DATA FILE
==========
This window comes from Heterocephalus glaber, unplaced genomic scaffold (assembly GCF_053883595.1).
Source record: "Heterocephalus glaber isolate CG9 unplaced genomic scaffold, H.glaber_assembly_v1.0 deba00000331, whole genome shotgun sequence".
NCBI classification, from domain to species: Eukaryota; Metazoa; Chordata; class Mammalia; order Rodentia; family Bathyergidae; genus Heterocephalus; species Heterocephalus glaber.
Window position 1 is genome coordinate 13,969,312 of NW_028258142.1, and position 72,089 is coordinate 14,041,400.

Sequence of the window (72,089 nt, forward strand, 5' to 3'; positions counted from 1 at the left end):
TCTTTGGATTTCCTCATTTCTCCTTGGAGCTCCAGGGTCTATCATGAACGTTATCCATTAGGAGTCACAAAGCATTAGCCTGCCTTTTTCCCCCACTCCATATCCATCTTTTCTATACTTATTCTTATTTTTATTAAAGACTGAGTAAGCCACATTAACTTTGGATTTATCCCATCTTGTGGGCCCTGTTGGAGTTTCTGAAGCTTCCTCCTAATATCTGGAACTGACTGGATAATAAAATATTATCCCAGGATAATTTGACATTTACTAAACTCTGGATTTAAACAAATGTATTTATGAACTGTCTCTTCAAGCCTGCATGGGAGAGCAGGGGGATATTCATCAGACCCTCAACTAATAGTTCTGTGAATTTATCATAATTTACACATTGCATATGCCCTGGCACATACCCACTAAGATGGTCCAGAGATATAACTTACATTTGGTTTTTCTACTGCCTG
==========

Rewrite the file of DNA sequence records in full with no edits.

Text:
This window comes from Heterocephalus glaber, unplaced genomic scaffold (assembly GCF_053883595.1).
Source record: "Heterocephalus glaber isolate CG9 unplaced genomic scaffold, H.glaber_assembly_v1.0 deba00000331, whole genome shotgun sequence".
NCBI classification, from domain to species: Eukaryota; Metazoa; Chordata; class Mammalia; order Rodentia; family Bathyergidae; genus Heterocephalus; species Heterocephalus glaber.
Window position 1 is genome coordinate 13,969,312 of NW_028258142.1, and position 72,089 is coordinate 14,041,400.

Sequence of the window (72,089 nt, forward strand, 5' to 3'; positions counted from 1 at the left end):
TCTTTGGATTTCCTCATTTCTCCTTGGAGCTCCAGGGTCTATCATGAACGTTATCCATTAGGAGTCACAAAGCATTAGCCTGCCTTTTTCCCCCACTCCATATCCATCTTTTCTATACTTATTCTTATTTTTATTAAAGACTGAGTAAGCCACATTAACTTTGGATTTATCCCATCTTGTGGGCCCTGTTGGAGTTTCTGAAGCTTCCTCCTAATATCTGGAACTGACTGGATAATAAAATATTATCCCAGGATAATTTGACATTTACTAAACTCTGGATTTAAACAAATGTATTTATGAACTGTCTCTTCAAGCCTGCATGGGAGAGCAGGGGGATATTCATCAGACCCTCAACTAATAGTTCTGTGAATTTATCATAATTTACACATTGCATATGCCCTGGCACATACCCACTAAGATGGTCCAGAGATATAACTTACATTTGGTTTTTCTACTGCCTG